10 Things Nobody Realizes About Owning A Supercar


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Aug 08, 2023

10 Things Nobody Realizes About Owning A Supercar

While an exotic car in your garage can be a dream come true, there are many

While an exotic car in your garage can be a dream come true, there are many caveats about supercar ownership, many of which could become deal breakers

Supercars in general flaunt some of the best performance and craftsmanship in the automotive industry. They are typically the pride and joy of their respective manufacturers and oftentimes, at the forefront of technology. They are are the first to benefit from the latest in motorsport innovation, which only then, spills down the automotive hierarchy. The exclusivity and performance of a supercar are matched only by the crazy styling. With many supercars being inspired by jet fighters, insects, or vicious predators, it's not difficult to figure out why most of them are poster car-worthy material. Their depiction and what they stand for are what make car enthusiasts dream of owning one.

In truth, there are more pros than cons when it comes to supercar ownership, and much of those have to do exactly with what makes supercars great in the first place. Those who have driven a supercar know exactly what I am on about. The performance is staggering and no other type of car offers a driving experience so visceral. However, supercars are one-dimensional, by design, and there's little else aside from performance and looks, that makes them appealing. The harsh reality is, there are many aspects to supercars that can turn their ownership from a dream to a nightmare, and there are the main things no one talks about.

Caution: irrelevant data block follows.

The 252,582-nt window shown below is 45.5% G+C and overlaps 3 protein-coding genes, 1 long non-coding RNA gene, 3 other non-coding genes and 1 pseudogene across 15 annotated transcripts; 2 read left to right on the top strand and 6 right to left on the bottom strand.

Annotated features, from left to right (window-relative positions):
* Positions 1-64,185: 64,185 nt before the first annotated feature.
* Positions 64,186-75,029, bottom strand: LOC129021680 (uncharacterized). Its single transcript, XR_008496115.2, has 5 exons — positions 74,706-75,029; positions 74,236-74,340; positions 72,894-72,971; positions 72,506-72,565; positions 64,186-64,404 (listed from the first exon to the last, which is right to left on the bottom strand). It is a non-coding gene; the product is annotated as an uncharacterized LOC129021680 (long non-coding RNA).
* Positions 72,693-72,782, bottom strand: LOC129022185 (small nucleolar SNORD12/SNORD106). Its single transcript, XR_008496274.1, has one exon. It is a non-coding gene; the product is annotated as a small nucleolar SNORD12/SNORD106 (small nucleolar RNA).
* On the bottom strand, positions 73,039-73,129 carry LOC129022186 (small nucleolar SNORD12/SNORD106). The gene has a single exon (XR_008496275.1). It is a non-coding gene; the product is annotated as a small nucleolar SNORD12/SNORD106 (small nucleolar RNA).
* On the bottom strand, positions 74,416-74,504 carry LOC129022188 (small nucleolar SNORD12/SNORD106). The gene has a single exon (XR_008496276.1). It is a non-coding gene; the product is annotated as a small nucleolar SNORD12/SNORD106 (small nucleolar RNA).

RELATED: 15 Rules Every Supercar Owner Needs To Follow

It goes without saying that buying a supercar requires you to part ways with a hefty sum that's at least six figures. The spending doesn't stop there, however. According to valuepenguin.com, the average insurance rate for a Ferrari 812 Superfast is between $6,580 and $7,204, depending on whether it's done by a standard insurance company or a specialty insurer. The website also notes that average insurance rates between insurance companies have a difference of over $4,000.

Due to the high-performance nature of supercars and their exclusivity, even basic parts are quite expensive. There are no alternatives, meaning you'll have to settle for OEM parts, meaning you'll have to be patient for the delivery. Supercars also tend to be more difficult to work on, and in some cases, even an oil change may require taking apart half the car. Older exotics can be even more troublesome since it was considered normal for them to require a whole team to maintain.